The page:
Being a model is not only an art; it is also the only form of magic our society recognizes and tolerates. And like all other forms of magic, it attracts skepticism, contempt, or negligence. We are used to thinking of modeling as the most obvious symptom of the moral decadence of our time, of its materialism, its penchant for absolute superficiality. And yet it would be difficult to find a more spiritual figure. Everything in the model’s body becomes an idea: the smallest detail of facial expression, the smallest gesture is meant to convey the sense of a form of life, of a world, of a universe of values. The body is no longer biological — it is a giant mirror, a medium able to speak without language. Using only a posture, an attitude, or a movement, a model can transform life and make the image an accomplishment of all identity.
“When I would look at myself in the mirror, it was sometimes hard for me to recognize myself.” This sign is posted on one of the walls of the gallery on the Rue de la Verrerie, just above the chair where Bettina continues to sign autographs. All models are masters of disguise. A model continues to multiply her images, yet her face may not be immediately recognizable. Her job, you might say, is to create selfies, but they are universal selfies. If we can identify with her, it is because she herself identifies with all others. She is an ascetic, transforming the nature of “me” into a universal face, a common, anonymous possibility instead of making it strictly private property. She constructs a ready-to-wear identity that everyone can put on.
Bettina was probably the first female model to embody and expose this paradox: that of having a name known the world over — refusing the anonymous nature of the “coat racks” and the doppelgangers (what we used to call models) — opening her face to incorporate all the faces in the world, being the woman with whom all other women identify, transforming her appearance to accommodate everyone, and letting her skin reveal a universal beauty. Being a model means pushing the limits of individuality and humanity further.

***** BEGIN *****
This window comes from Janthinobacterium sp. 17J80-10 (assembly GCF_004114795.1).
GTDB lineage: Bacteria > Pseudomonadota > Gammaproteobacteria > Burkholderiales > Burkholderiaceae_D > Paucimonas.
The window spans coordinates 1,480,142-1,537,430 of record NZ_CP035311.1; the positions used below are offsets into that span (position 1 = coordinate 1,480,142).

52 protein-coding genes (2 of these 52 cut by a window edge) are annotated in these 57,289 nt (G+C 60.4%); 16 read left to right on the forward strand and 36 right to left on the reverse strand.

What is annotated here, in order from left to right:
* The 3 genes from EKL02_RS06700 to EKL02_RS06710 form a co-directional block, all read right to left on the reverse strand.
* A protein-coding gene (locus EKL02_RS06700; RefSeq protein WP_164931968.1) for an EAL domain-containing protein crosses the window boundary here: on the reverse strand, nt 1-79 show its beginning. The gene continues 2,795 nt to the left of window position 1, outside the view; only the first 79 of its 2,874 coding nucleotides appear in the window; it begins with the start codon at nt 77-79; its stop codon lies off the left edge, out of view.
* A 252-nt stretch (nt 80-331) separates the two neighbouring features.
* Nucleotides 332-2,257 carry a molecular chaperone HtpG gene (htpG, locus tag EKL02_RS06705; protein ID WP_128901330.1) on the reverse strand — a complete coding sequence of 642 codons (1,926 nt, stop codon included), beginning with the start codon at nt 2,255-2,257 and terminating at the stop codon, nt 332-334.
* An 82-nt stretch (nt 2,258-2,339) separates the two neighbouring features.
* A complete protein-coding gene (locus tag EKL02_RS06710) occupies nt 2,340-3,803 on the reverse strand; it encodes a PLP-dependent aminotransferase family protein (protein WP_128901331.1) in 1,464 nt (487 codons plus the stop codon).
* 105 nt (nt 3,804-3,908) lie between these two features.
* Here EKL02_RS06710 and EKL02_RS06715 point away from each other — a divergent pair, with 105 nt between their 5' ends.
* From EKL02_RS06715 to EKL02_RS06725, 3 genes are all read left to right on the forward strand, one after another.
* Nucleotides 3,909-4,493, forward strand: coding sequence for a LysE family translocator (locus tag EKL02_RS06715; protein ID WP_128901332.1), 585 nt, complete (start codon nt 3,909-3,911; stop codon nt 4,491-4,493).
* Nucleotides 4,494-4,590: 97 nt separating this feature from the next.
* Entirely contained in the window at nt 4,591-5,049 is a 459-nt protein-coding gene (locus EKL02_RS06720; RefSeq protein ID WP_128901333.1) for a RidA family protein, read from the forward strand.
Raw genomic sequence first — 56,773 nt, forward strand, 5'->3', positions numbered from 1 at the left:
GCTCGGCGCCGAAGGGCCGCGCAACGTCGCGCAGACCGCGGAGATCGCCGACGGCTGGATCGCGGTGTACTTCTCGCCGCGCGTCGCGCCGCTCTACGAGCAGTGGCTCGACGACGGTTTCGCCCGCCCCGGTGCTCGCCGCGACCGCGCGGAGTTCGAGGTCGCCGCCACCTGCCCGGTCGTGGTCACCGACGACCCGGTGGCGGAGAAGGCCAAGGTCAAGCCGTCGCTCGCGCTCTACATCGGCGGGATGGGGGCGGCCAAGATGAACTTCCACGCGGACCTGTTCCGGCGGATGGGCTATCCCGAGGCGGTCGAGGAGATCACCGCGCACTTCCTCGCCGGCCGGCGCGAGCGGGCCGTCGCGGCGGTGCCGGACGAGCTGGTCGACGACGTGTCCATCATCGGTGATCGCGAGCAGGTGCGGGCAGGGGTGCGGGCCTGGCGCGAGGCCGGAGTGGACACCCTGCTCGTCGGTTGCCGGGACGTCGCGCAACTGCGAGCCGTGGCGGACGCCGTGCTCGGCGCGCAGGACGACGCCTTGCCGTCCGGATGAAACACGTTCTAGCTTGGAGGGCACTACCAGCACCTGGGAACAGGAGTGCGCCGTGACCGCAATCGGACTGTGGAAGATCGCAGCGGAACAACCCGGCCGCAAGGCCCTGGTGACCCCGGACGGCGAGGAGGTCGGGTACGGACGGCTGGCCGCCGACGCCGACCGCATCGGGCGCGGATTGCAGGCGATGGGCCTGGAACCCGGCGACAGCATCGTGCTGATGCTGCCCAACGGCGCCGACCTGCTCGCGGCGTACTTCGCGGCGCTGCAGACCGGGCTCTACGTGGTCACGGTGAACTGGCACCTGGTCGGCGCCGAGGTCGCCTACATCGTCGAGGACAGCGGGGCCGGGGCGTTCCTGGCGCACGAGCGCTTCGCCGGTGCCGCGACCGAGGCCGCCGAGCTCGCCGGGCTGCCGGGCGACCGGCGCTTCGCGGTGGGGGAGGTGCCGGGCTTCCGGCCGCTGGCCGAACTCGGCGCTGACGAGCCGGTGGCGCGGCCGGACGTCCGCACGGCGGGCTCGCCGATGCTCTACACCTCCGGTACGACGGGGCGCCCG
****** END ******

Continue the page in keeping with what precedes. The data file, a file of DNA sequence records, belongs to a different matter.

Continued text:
The word mannequin, French for “model,” comes from the old Dutch mannekijn, meaning “little man.” And a homunculus (Latin for “little man”) was also a technical term used in alchemy to designate the perfect human being, the one it sought to build. The body of a model is in the end an open-air laboratory in which humanity may be made and unmade in an instant. At each click of the camera shutter, a moral and aesthetic model of humanity springs up and is fixed for eternity in visible space. With each posture, a line toward perfection is laid out. And yet there is nothing more fragile from this living athanor (an alchemy furnace) that receives in its belly the primordial soup of all human traditions.
This perfection, these ideals of beauty, travel through the body of a model in order to radiate into the ambient universe, but they will never belong to her. The indescribable grace of a model — her elegance — is but the capacity to receive without trying to own. And it is this lightness that allows Bettina to live forever in these images.
Text Emmanuele Coccia and photo Olivier Zahm